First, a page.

Sometimes art is at its most powerful when it takes a familiar scene and dislocates it just slightly, gives it a new context. We stop and look more closely because we suddenly see details we usually overlook, or even because the piece reminds us of something we’ve felt before. Narangkar Glover and Gwen Manfrin are a pair who employ very different techniques when it comes to their art-making, but in their two-person show at Andrea Schwartz Gallery’s beautiful new digs both artists exhibit a strong interest in the psychological aspects of experience and the interior life. Glover’s recent series of colossal landscapes depict contrasts between water and earth as a river carves its way through a canyon or torrents crash against high chasm walls. The paintings evoke powerful feelings of isolation through Glover’s use of perspective, placing the viewer right at the foot of those cliffs, and her mastery of darkness and light on the canvas. Manfrin by contrast concentrates almost exclusively on human bodies, specifically those of teenage girls, but the emotions associated with separation and uncertainty appear in her work as well. In drawings rendered almost photorealistic in graphite, Manfrin captures young women at that poignant moment between childhood and adulthood, when confidence battles self-consciousness. Glover and Manfrin peer right into the psyche itself.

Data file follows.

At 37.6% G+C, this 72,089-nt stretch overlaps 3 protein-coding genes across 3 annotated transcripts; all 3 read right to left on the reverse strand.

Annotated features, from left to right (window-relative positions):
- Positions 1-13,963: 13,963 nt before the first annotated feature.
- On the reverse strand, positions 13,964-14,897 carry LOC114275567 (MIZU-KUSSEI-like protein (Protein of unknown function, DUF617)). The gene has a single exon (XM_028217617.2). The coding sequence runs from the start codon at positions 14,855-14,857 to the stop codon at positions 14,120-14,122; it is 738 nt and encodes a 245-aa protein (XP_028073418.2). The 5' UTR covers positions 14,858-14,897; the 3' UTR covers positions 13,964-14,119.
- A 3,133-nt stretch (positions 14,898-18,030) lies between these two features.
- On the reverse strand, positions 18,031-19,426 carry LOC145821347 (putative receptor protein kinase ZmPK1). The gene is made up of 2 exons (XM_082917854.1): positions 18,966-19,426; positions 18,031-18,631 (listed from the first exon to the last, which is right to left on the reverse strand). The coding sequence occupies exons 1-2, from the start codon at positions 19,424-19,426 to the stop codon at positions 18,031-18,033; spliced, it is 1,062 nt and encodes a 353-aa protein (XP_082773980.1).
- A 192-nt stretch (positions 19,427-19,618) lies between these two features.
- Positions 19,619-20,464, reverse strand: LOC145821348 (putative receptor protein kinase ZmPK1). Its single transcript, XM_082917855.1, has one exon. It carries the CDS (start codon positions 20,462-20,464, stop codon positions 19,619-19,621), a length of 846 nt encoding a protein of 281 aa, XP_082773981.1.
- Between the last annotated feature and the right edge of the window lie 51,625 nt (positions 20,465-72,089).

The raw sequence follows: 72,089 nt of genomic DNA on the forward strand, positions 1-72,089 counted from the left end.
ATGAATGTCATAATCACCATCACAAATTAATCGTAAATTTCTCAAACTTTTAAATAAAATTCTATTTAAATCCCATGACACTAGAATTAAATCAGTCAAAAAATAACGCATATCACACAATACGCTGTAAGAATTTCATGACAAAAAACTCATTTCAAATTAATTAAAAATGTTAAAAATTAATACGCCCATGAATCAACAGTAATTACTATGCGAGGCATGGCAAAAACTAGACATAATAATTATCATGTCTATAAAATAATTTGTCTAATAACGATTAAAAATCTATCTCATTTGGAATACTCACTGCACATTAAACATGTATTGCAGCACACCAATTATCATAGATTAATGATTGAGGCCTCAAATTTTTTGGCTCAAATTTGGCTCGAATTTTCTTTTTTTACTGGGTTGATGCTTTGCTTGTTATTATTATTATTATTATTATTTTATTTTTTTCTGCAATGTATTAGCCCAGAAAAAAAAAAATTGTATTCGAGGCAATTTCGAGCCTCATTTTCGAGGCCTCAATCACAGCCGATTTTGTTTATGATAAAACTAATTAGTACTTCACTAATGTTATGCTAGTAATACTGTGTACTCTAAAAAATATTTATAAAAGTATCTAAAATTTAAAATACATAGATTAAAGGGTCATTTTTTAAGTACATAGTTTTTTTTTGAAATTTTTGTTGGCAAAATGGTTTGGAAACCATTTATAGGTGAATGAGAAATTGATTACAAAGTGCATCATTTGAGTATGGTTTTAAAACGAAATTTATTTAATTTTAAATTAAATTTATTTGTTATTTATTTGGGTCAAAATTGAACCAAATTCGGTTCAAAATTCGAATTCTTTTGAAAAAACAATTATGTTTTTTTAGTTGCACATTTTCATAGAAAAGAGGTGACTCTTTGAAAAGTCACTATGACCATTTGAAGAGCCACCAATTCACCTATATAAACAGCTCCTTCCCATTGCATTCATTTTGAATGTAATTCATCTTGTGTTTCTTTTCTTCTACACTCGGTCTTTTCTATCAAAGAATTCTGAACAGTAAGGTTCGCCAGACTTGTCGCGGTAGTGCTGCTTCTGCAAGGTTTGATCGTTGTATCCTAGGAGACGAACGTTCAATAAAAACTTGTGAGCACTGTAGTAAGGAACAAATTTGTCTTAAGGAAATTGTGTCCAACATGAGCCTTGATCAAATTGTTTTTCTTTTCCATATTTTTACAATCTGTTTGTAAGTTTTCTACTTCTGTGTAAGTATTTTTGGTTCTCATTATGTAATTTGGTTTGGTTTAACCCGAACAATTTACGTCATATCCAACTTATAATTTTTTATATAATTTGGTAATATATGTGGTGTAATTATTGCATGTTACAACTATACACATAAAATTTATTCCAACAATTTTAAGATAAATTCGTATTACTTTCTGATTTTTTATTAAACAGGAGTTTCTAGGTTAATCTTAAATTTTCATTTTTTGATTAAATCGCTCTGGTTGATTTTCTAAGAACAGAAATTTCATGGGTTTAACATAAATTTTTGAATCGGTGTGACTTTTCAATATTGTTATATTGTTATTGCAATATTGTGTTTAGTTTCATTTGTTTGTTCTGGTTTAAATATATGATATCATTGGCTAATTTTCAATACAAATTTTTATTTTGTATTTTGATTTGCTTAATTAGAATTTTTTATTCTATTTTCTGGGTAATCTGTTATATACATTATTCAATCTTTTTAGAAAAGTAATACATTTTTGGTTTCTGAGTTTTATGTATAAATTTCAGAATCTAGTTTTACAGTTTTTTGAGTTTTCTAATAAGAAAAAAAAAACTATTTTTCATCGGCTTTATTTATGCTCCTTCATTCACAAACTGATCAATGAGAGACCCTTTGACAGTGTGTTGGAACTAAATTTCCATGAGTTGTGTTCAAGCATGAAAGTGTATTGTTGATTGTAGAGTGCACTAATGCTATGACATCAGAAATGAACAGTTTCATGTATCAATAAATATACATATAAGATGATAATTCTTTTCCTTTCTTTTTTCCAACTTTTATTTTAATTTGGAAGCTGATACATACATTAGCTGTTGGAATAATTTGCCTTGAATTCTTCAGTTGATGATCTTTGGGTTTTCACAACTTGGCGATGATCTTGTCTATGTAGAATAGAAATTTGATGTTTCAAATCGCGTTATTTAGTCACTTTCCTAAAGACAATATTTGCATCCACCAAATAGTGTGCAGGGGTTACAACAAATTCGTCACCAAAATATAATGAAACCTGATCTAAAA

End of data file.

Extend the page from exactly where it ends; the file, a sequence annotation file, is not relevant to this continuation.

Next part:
Wed., Nov. 14, 5:30 p.m.; Mondays-Fridays, 9 a.m.; Saturdays, 1 p.m. Starts: Nov. 14. Continues through Dec. 21, 2012